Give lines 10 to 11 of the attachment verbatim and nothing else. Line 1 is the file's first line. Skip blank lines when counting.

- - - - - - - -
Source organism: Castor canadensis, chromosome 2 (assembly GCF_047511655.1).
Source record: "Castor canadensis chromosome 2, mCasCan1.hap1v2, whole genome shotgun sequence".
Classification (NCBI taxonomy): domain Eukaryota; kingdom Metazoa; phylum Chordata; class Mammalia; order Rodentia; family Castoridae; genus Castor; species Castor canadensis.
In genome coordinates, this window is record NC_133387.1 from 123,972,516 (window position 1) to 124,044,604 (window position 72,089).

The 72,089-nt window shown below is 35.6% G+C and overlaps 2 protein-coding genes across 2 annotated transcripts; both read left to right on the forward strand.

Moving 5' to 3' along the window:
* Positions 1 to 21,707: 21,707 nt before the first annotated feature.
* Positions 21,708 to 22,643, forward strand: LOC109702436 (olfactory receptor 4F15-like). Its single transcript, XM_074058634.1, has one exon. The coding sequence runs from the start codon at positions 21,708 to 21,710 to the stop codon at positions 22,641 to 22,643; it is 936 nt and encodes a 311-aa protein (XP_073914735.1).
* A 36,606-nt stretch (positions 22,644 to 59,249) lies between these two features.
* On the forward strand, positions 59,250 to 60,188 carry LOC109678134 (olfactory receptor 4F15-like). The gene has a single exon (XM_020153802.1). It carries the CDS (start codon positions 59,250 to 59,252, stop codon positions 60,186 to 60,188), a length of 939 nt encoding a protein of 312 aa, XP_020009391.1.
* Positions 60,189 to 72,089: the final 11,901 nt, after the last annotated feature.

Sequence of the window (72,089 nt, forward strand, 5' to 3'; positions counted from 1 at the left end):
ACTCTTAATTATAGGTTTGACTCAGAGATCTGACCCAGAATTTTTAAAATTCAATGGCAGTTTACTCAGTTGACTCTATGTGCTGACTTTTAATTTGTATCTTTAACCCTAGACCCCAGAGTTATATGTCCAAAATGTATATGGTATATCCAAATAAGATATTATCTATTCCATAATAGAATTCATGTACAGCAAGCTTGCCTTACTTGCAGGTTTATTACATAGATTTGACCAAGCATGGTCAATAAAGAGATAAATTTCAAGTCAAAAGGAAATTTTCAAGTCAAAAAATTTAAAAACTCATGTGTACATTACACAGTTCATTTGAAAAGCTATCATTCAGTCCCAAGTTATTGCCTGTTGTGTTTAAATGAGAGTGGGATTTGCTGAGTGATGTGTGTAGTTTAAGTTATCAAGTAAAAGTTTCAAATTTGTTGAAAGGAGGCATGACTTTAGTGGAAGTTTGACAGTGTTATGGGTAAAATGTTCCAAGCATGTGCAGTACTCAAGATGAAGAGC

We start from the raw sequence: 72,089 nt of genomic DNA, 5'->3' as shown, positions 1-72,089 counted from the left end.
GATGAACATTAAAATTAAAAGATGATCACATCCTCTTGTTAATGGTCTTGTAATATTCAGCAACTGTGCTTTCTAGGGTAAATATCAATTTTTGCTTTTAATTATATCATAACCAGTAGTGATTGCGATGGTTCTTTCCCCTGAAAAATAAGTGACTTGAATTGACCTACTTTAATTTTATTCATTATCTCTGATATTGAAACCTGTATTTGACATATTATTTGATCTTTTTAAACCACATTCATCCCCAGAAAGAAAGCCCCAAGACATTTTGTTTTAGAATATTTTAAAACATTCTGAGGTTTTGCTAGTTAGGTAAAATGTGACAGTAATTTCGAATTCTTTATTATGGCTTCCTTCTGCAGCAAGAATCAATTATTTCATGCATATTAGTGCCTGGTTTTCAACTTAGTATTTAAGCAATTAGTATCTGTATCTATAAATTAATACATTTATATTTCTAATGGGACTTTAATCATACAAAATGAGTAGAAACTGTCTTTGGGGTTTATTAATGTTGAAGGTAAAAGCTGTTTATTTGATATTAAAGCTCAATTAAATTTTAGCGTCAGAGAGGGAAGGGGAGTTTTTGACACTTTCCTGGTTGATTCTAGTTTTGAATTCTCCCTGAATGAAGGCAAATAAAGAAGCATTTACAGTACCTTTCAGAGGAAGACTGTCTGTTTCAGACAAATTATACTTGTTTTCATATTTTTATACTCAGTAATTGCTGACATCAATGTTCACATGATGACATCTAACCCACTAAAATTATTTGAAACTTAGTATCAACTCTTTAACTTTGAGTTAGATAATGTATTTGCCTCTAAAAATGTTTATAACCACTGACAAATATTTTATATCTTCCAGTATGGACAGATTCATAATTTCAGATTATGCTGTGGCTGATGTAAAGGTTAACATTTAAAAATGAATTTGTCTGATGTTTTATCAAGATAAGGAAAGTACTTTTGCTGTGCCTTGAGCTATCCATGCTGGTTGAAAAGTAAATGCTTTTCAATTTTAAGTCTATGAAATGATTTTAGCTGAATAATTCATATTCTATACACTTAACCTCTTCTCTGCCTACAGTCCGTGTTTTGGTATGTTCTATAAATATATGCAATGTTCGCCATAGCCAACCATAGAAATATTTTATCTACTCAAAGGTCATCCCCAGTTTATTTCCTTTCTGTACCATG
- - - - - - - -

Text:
* On the forward strand, positions 59,250 to 60,188 carry LOC109678134 (olfactory receptor 4F15-like). The gene has a single exon (XM_020153802.1). It carries the CDS (start codon positions 59,250 to 59,252, stop codon positions 60,186 to 60,188), a length of 939 nt encoding a protein of 312 aa, XP_020009391.1.
* Positions 60,189 to 72,089: the final 11,901 nt, after the last annotated feature.